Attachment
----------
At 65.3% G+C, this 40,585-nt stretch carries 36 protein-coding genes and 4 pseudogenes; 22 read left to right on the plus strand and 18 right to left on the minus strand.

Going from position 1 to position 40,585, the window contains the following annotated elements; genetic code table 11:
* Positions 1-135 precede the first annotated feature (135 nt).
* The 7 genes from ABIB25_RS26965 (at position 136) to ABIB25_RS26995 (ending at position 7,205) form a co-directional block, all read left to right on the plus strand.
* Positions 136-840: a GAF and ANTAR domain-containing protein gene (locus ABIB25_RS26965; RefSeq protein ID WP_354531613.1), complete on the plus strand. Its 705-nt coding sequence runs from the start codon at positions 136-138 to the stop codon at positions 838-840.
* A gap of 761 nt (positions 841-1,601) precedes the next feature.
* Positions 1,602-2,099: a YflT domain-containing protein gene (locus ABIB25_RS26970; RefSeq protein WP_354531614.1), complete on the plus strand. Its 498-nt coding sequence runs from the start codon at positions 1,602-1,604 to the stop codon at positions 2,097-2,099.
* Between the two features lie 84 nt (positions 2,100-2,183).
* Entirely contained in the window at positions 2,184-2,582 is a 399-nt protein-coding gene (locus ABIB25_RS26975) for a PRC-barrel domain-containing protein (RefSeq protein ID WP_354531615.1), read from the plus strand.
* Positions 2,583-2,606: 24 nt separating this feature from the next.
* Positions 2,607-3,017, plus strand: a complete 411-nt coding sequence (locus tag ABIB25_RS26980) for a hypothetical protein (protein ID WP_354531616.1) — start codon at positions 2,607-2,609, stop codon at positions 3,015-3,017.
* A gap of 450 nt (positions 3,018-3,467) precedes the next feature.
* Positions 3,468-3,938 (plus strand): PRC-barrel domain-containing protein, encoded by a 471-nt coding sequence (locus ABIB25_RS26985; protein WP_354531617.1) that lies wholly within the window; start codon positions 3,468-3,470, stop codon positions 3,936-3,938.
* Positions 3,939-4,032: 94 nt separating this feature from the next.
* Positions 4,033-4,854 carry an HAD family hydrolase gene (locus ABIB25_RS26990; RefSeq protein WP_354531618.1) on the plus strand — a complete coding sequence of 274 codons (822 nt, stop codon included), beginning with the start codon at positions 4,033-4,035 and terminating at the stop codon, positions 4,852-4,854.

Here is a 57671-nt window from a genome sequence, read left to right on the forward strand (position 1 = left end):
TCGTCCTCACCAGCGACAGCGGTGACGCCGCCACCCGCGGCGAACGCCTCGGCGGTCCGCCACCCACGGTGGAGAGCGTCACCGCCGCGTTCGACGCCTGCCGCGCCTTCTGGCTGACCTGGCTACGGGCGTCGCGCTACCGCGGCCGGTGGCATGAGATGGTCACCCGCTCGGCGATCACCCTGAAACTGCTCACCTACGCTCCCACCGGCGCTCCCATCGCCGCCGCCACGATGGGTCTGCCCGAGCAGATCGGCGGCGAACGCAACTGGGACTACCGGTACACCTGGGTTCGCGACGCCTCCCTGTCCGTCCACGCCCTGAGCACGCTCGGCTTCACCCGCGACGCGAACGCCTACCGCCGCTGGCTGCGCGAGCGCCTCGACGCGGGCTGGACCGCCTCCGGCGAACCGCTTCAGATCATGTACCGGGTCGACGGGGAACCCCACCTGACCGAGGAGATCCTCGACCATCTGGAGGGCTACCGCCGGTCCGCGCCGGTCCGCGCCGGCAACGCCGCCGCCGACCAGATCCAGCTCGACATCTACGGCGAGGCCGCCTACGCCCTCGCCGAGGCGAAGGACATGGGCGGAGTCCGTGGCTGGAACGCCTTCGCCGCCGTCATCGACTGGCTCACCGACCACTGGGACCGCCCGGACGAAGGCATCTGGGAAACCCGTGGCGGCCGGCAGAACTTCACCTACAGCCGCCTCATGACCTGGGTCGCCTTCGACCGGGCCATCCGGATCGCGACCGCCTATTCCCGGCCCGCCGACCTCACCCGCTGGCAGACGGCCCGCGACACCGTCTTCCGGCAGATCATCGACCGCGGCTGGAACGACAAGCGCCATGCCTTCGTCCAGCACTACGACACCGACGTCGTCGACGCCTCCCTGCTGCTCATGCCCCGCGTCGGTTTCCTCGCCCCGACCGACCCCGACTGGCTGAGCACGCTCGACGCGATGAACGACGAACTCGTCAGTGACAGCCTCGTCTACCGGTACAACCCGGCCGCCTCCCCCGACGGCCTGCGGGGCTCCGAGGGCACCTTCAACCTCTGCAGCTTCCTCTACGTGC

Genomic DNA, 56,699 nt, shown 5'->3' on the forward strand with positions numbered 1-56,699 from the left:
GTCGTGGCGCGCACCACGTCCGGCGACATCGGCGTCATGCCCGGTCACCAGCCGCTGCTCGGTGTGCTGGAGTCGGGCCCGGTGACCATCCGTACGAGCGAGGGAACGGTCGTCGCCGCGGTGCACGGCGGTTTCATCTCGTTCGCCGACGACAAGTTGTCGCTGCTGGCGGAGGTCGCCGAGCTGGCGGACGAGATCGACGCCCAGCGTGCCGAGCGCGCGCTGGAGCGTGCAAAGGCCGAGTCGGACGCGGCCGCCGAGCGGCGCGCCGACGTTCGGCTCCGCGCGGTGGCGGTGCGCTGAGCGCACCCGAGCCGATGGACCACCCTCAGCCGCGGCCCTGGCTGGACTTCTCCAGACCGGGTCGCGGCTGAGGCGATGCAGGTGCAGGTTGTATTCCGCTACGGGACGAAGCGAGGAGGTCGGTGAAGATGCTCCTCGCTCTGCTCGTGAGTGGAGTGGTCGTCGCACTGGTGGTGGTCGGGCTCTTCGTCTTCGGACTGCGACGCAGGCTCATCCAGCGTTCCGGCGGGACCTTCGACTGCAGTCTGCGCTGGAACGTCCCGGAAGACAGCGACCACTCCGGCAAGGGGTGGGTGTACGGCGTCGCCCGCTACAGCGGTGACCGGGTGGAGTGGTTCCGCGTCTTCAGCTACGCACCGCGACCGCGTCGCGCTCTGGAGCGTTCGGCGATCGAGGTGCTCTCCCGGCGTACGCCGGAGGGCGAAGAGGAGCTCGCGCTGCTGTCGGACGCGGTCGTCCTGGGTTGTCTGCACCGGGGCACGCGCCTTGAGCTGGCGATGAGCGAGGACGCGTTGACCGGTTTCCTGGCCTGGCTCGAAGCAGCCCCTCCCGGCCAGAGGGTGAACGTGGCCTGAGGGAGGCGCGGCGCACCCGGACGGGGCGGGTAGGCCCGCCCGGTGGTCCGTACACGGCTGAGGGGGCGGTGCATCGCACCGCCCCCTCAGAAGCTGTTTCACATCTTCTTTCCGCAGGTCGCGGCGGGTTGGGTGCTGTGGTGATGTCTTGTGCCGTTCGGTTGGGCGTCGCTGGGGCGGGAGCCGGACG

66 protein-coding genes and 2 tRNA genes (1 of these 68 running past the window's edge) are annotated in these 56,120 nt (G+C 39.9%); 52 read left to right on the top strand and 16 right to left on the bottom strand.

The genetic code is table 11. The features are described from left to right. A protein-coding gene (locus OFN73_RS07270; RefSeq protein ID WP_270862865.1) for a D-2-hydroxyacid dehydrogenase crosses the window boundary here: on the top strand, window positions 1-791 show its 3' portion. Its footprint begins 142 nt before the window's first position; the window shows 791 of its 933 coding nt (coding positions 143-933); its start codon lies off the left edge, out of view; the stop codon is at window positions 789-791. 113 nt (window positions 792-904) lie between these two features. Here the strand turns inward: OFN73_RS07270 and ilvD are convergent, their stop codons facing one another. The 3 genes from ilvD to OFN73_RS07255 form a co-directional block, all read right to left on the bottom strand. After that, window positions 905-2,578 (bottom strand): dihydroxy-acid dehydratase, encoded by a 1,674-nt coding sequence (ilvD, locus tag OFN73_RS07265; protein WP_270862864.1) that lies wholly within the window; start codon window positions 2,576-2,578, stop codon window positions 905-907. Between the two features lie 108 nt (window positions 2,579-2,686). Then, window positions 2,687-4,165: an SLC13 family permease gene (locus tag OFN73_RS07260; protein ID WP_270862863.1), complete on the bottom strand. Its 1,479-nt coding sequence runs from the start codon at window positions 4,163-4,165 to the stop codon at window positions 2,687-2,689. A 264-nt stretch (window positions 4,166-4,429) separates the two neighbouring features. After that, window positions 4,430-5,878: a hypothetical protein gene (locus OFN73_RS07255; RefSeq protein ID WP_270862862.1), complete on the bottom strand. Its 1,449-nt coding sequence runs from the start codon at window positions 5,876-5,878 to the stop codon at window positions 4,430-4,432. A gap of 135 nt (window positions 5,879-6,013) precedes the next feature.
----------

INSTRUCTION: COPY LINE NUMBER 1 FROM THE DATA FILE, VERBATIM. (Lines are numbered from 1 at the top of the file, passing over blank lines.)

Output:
At 65.3% G+C, this 40,585-nt stretch carries 36 protein-coding genes and 4 pseudogenes; 22 read left to right on the plus strand and 18 right to left on the minus strand.